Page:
In Austria-Hungary the anti-Semitic impulses came almost simultaneously from the North and East. Already in the ’seventies the doctrinaire anti-Semitism of Berlin had found an echo in Budapest. Two members of the diet, Victor Istoczy andAustria-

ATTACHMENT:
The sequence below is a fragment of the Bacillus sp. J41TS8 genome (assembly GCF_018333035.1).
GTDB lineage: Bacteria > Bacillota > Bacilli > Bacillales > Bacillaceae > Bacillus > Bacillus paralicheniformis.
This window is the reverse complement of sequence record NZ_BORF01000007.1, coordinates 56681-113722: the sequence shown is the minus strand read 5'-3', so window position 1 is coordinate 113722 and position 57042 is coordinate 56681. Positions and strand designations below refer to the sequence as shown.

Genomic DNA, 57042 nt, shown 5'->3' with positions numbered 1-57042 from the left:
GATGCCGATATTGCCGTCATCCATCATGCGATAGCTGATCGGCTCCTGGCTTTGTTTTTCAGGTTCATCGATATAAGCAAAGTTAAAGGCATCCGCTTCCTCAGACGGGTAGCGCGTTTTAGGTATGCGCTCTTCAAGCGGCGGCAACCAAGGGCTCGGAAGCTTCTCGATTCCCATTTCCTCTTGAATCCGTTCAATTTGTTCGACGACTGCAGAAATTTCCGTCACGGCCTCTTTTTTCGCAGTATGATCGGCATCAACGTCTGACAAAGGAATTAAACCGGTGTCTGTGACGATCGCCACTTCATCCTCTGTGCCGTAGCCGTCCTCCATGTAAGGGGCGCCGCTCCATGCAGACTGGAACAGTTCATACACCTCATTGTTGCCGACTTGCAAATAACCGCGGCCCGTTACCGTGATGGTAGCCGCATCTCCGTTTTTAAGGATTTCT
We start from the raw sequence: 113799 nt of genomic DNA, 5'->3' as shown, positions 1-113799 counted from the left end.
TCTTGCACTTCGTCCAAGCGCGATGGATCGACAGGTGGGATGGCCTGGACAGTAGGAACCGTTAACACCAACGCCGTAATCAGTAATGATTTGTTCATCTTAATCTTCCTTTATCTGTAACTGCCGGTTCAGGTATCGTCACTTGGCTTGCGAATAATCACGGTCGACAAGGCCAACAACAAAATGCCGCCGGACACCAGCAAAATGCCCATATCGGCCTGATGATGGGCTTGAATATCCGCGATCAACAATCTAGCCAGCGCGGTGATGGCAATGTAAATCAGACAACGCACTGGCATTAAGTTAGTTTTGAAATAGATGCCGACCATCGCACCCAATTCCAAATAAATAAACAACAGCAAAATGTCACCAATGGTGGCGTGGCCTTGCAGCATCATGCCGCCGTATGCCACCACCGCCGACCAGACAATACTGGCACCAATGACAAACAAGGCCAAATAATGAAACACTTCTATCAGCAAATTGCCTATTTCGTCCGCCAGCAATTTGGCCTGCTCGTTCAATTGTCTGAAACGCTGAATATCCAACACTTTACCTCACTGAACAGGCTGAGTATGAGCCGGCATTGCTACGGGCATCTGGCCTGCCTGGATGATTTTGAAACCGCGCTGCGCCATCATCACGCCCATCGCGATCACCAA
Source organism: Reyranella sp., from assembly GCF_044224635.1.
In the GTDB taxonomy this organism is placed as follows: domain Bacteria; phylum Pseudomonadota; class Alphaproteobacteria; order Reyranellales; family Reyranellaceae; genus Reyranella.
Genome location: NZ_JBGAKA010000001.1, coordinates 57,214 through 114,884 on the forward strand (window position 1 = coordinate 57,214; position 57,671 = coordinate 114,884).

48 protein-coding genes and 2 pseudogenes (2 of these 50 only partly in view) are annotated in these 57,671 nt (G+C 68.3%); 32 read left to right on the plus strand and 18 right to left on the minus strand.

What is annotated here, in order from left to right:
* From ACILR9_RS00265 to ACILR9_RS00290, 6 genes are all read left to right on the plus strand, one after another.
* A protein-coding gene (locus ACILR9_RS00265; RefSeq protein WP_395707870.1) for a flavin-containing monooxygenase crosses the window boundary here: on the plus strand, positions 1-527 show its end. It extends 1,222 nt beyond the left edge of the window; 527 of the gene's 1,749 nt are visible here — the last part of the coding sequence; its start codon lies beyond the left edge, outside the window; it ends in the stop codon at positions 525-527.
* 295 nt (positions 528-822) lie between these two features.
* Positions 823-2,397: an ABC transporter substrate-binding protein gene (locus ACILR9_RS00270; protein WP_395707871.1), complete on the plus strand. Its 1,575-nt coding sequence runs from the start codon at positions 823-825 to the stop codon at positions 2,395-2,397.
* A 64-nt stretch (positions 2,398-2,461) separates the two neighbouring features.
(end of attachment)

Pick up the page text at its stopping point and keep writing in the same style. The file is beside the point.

Hungary. Geza Onody, together with a publicist named Georg Marczianyi, busied themselves in making known the doctrine of Marr in Hungary. Marczianyi, who translated the German Judeophobe pamphlets into Magyar, and the Magyar works of Onody into German, was the chief medium between the northern and southern schools. In 1880 Istoczy tried to establish a "Nichtjuden Bund" in Hungary, with statutes literally translated from those of the German anti-Semitic league. The movement, however, made no progress, owing to the stalwart Liberalism of the predominant political parties, and of the national principles inherited from the revolution of 1848. The large part played by the Jews in that struggle, and the fruitful patriotism with which they had worked for the political and economic progress of the country, had created, too, a strong claim on the gratitude of the best elements in the nation. Nevertheless, among the ultramontane clergy, the higher aristocracy, the ill-paid minor officials, and the ignorant peasantry, the seeds of a tacit anti-Semitism were latent. It was probably the aversion of the nobility from anything in the nature of a demagogic agitation which for a time prevented these seeds from germinating. The news of the uprising in Russia and the appearance of Jewish refugees on the frontier, had the effect of giving a certain prominence to the agitation of Istoczy and Onody and of exciting the rural communities, but it did not succeed in impressing the public with the pseudo-scientific doctrines of the new anti-Semitism. It was not until the agitators resorted to the Blood Accusation—that never-failing decoy of obscurantism and superstition—that Hungary took a definite place in the anti-Semitic movement. The outbreak was short and fortunately bloodless, but while it lasted its scandals shocked the whole of Europe.